Heat Pump vs Forced Air: Advantages of Heat Pump

If you are at a crossroads, these advantages are a sure way to know that heat pumps are the ideal option for you.

High Energy Efficiency

Heat pumps are a great choice to save on energy costs.

A heat pump does not heat air. It instead just moves warm air from one place to another, an affair that consumes less power. This gets much better if you get a heat pump with a higher SEER rating.

On the other hand, forced air systems use fuel to heat air, making it expensive to run.

Silent operation

If you own an electric heat pump system, you will enjoy the quiet operation that comes with it.

They have an outside compressor that does not produce as much noise. You will not hear them operate when you are indoors.

2-in-1 system

With a heat pump system, you will not need a separate air conditioner for the summer.

A heat pump does two functions, cooling and heating. It reverses the process, and voila, you have the temperatures you have.

Having two systems in one comes with a lot of savings. For instance, you will have only one system to maintain.

Environment Friendly

Heat pumps are environmentally friendlier than forced air systems.

Most modern heat pumps use the R-410a refrigerant which is gentler to the environment(2).

On the other side, a forced air system has to burn fossil fuel to provide you the heat. These non-renewable sources of energy are environmentally friendly.

Heat Pump vs Forced Air: Disadvantages of Heat Pumps

These heat pump cons may be why you would instead go for a forced air system.

Heat Pumps are Not Good for Cold Climates

As you already know, a heat pump draws warm air from the outdoors and transfers it indoors.

However, the system may have no more heat to transfer indoors when the temperatures go below freezing point.

This way, you may need another heat source, such as a gas furnace.

If you live in colder climates, you should anticipate your heat pump losing its efficiency.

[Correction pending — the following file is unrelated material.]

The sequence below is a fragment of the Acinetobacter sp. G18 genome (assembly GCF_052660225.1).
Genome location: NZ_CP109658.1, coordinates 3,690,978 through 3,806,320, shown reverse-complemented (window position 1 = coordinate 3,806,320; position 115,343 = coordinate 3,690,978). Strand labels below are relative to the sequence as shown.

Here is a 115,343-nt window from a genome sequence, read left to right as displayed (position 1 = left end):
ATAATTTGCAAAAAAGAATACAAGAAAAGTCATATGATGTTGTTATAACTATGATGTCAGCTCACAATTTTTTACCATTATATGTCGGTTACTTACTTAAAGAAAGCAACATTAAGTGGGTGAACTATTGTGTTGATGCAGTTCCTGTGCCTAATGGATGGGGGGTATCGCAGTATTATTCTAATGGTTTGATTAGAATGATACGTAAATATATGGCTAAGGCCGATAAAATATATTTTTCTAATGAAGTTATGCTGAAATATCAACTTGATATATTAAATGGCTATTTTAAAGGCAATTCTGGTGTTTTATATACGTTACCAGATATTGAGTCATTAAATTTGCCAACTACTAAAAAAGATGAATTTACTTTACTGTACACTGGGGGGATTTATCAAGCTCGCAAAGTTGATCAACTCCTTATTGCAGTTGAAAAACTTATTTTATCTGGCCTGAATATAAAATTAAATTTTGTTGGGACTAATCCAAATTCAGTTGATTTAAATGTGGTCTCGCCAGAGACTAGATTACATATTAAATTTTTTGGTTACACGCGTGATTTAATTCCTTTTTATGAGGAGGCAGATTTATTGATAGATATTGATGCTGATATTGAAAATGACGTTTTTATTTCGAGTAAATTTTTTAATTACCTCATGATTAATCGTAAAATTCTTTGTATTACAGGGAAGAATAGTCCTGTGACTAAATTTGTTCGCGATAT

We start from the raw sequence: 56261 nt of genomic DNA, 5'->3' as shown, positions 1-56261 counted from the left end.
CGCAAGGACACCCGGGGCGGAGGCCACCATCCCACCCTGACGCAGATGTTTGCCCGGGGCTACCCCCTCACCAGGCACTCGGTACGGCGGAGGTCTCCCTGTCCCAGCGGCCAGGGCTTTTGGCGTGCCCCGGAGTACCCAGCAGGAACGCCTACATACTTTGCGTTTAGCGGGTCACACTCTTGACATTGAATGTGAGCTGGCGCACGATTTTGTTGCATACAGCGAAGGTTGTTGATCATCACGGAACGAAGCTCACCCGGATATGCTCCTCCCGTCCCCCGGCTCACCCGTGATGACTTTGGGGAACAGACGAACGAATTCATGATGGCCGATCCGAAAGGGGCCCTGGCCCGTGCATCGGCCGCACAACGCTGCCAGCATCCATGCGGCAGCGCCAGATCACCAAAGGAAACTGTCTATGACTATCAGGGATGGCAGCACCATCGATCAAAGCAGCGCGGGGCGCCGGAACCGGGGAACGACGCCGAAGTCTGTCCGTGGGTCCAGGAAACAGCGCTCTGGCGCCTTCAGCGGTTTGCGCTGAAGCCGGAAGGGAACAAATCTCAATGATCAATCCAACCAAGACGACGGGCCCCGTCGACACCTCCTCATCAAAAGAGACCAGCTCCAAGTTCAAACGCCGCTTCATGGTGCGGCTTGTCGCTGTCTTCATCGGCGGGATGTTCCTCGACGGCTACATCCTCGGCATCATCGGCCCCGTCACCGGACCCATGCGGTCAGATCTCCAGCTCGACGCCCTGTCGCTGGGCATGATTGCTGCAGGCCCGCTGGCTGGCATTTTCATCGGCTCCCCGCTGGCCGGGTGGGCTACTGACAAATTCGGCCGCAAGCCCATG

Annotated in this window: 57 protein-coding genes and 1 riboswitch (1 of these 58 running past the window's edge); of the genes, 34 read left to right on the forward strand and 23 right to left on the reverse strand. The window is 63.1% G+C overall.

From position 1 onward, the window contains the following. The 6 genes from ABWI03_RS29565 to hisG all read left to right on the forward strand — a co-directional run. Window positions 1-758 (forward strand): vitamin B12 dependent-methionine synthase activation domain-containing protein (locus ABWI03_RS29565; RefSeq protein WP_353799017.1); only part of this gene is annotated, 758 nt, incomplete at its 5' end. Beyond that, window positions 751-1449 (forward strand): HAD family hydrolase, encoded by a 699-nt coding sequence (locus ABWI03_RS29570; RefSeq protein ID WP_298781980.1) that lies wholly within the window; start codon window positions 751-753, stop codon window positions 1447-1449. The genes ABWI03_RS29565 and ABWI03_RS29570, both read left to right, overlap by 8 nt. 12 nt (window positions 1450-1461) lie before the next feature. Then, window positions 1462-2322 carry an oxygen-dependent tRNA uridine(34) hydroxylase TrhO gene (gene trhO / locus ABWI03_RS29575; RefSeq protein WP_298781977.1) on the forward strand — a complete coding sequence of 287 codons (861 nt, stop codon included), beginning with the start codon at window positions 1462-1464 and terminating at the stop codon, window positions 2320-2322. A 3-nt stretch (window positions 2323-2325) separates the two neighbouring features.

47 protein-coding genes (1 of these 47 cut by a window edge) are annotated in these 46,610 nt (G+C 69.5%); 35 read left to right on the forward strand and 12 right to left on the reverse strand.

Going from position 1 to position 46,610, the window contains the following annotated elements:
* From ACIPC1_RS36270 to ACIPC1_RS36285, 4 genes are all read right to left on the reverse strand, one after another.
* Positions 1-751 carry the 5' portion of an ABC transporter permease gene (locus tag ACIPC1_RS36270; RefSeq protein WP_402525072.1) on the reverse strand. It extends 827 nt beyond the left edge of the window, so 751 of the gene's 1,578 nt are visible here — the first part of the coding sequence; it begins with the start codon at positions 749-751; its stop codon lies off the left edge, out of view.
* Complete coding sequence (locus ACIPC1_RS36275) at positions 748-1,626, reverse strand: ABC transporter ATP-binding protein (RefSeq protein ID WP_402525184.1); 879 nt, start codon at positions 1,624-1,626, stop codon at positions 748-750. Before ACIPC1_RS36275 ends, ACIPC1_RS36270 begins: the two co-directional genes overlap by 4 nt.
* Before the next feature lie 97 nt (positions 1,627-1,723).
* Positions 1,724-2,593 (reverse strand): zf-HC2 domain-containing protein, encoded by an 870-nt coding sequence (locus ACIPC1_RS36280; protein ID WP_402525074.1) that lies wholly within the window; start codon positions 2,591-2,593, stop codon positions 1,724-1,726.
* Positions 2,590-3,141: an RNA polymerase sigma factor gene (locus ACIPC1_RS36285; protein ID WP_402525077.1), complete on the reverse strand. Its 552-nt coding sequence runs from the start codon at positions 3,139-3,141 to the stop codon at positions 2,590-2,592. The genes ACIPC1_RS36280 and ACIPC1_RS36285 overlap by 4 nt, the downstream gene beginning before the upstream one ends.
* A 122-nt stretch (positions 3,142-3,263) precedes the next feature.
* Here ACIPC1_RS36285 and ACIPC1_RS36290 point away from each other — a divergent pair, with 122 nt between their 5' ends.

This is to say, heat pumps are only effective in regions that have mild climatic conditions.

Higher Upfront Cost

The money to acquire a heat pump would be higher than that used to acquire a forced air system.

But with a heat pump, you get a cooling and heating system. It does make sense to pay higher to acquire it.

Also, since heat pumps do not use much energy, you will save on operation costs.

A forced air system could be a much more favorable option if you do not have a higher upfront budget.

Routine Maintenance Needs

All cooling and heating systems do need maintenance to keep them going.

However, if you have an electric heat pump, you must perform routine maintenance to keep them in good working condition.

You may face dirty sock syndrome if you live in a humid environment. This condition is caused by bacteria and fungus growing on the heat pump’s coils.

The bacteria find a great thriving space when condensation accumulates on the coils. If this happens, you will notice a stuffy smell when your heat pump operates.

You have to keep your system clean to prevent mold or bacterial accumulation.

If you are not vigilant about this, you may have to replace your coil to fix this issue.

Look for “residential HVAC contractors near me” to help maintain your heat pump in great condition. 

Forced Air vs Heat Pump Frequently Asked Questions

Which is a heat pump or forced air?

This depends on your needs. A heat pump may be ideal for you if you live in a decently mild climate. This is because it will not provide adequate heating if your temperatures drop below freezing.

Also, heat pumps are an attractive option for people looking to save money in terms of running; they are super energy efficient.

On the other hand, if your winters are severely cold, you will benefit from a forced air system operation.

What is the downside to a heat pump?

Heat pumps are not as effective in freezing temperatures. Many homeowners with heat pumps are forced to buy supplemental heat sources in winter.

Can you heat a house with just a heat pump?

Yes, you can comfortably heat your house with a heat pump. In fact, you can heat the entire house, as long as you have the correct size heat pump.

The issue will just come in when you experience below-freezing temperatures. However, above that, you are safe to heat your house with just your heat pump.

How do I know if I have conventional forced air heat or a heat pump?

If you already have a system in place, but are unsure whether it is a conventional system or a heat pump, use this method to figure it out.

Turn your thermostat to heating mode. Adjust the thermostat temperatures until it starts a heating cycle. Once it is in full operation, walk out to the outside system. If the outside unit is on and blowing air, the system is a heat pump.

Final Thoughts On Heat Pump vs Forced Air

Getting the right heating system for your house can be challenging. You sure want to get something that will suit your budget but still be accessible and affordable to manage.

You have two options: a heat pump or forced air systems. None of these is universally correct; what is suitable for your heating needs may not be suitable for the person next door.

Just be sure to consider the installation cost, cost of running and maintaining, and most importantly, the climatic factor.

If you are unsure which one is most suitable for you, contact us at HVAC Santa Clarita. We would gladly guide you to make a perfect idea.